I found not one but two places in Madrid to surround myself with books. La Libre is a really cozy place to stop by for a drink or meal. They have coffee, tea, and snacks as well as tapas. We came here for a late lunch of tapas before heading practically around the corner to the Museo Nacional Centro de Arte Reina Sofía, a museum of 20th century art. I could have curled up with a book and enjoyed the setting of La Libre all afternoon, but I do recommend the museum as well. (Go on a Sunday from 3pm-7pm or Monday/Wednesday/Thursday/Friday/Saturday from 7pm-9pm for free admission to the main collection.)

We had hummus and tapas. Michael's (above) had ham and some sort of tomato/garlic paste with olive oil. Mine was also on bread but included goat's cheese, honey, and ham. 

La Libre

Calle Argumosa, 39

28012 Madrid, Spain

Open daily, Monday-Thursday 9:00am-12:45am, Friday 9:00am-2:00am, Saturday 10:00am-2:00am, Sunday 10:00am-1:00am

6. Churros con Chocolate

The last food on my list to absolutely try before leaving Spain was churros con chocolate - those fried dough pastries served alongside a cup of thick hot chocolate for dipping.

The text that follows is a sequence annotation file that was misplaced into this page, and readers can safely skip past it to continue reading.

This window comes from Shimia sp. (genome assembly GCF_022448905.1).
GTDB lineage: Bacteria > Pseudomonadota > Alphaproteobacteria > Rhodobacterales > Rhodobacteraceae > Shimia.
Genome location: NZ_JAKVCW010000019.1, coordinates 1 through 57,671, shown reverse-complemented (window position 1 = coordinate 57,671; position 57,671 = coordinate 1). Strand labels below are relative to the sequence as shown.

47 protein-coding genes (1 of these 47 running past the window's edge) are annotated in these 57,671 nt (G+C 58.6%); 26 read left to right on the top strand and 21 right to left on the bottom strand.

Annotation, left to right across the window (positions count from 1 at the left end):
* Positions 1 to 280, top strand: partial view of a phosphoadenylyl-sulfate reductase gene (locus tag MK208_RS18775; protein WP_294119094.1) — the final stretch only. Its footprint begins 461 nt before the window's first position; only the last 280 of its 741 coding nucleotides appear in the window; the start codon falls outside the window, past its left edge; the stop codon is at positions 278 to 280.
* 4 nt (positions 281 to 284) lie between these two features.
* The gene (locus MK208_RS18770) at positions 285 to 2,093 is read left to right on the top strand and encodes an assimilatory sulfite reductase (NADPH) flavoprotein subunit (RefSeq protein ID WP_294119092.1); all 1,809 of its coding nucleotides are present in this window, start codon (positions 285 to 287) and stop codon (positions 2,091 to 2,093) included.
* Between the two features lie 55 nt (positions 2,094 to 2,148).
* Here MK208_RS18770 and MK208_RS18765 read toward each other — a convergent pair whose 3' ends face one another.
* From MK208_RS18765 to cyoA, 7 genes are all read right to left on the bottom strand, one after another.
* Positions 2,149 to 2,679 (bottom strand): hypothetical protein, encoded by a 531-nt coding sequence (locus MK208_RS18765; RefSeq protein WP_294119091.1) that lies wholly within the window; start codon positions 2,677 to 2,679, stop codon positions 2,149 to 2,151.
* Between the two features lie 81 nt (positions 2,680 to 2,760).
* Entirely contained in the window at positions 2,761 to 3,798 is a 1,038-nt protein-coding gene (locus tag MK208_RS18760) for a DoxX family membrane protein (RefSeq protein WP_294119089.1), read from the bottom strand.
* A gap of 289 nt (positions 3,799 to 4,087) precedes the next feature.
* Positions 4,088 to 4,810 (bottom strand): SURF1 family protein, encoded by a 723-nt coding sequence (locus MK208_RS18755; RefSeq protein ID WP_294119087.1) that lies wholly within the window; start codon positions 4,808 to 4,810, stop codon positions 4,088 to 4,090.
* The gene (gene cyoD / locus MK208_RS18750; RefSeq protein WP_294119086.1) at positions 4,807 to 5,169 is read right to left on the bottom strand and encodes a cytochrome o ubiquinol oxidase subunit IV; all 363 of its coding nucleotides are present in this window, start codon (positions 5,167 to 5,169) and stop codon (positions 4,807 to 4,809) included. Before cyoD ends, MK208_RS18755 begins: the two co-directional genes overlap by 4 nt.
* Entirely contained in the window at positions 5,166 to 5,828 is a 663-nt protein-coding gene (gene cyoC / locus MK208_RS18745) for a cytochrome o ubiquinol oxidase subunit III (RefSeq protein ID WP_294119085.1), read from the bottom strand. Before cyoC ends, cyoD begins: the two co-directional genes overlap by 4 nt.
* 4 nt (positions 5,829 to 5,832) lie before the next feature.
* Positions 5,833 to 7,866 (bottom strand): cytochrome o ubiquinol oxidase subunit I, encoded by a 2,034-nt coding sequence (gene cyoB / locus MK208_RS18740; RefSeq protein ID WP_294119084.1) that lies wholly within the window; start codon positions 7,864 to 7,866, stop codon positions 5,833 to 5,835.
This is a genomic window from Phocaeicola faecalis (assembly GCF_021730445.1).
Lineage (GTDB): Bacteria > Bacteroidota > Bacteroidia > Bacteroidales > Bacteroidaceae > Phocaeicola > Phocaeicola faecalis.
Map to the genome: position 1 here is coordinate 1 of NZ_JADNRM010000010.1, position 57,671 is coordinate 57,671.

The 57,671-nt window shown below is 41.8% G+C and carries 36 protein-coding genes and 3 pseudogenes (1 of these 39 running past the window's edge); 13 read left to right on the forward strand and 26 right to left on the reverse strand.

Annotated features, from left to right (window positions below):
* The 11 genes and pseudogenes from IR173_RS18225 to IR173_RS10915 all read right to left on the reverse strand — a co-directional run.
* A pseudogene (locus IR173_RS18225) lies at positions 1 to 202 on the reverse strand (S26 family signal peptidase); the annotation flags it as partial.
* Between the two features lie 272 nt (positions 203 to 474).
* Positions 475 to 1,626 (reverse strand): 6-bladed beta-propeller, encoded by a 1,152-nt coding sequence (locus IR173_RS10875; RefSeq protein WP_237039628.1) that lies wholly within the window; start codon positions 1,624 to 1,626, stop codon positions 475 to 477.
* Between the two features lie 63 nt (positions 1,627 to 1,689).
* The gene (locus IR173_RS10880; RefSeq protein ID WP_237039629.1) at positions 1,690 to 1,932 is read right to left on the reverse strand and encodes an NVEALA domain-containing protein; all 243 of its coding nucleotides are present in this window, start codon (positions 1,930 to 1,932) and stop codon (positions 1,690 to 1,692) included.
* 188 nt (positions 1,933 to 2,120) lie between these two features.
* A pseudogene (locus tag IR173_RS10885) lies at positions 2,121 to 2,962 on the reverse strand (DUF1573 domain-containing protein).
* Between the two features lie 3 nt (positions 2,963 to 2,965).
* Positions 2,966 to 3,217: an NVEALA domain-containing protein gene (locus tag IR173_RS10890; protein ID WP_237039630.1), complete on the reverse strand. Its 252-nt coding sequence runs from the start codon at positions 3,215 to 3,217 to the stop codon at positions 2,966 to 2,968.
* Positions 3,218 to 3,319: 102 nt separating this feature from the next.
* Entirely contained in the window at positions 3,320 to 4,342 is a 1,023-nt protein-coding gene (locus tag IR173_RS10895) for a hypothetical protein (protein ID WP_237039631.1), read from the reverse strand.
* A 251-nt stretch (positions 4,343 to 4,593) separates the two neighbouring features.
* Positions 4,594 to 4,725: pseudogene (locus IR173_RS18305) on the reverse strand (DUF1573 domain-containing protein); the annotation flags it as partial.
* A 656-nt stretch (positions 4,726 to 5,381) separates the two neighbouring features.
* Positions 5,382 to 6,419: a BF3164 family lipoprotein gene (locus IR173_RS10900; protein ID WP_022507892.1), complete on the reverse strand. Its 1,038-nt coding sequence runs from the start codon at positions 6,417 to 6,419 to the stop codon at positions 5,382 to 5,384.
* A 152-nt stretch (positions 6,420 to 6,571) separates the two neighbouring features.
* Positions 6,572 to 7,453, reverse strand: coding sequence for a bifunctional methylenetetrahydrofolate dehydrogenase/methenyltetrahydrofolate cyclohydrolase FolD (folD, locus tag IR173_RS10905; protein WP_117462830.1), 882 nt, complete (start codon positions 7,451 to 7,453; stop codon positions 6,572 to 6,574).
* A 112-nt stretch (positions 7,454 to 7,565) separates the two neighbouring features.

I heard that the place to go for this in Madrid is Chocolaterí­a San Ginés. But I woke up on New Year's to a dreary, rainy day and decided to stay close by to my hotel. I read that Chocolaterí­a San Ginés gets busy in the early hours of the morning as people end a night out with a snack. As far as I could tell in Cafe Comercial, it was the hangover cure of choice - the tables were littered with tell-tale chocolate puddles in the bottom of those bright white cups.

Hot chocolate in Europe is much thicker than what Americans are used to, but this was the thickest hot chocolate I have ever seen. The brilliant thing about churros are the ridges they have along the sides, giving some extra surface area to soak in the viscous chocolate. Let me show you my illustration:

So there you have it...while others were getting gym memberships and nibbling on salads come New Year's Day, I was happily dunking fried dough into a liquefied chocolate bar.

Café Comercial was a nice place to sit, but I imagine you can find decent churros at most cafes in Madrid. (Though Café Comercial has a pretty interior, lots of seating, and has been around since 1887.)

Café Comercial

Glorieta de Bilbao, 7

28004 Madrid, Spain

Open daily, Monday-Thursday 7:30am-1:00am, Friday and Saturday 8:30am-2:00am, Sunday 9:00am-12:00am


*After my momentary lapse in Tipos Infames, I am happy to announce that I still love my Kindle and still regard it as one of my travel staples that I take with me wherever I go.


Bon appétit!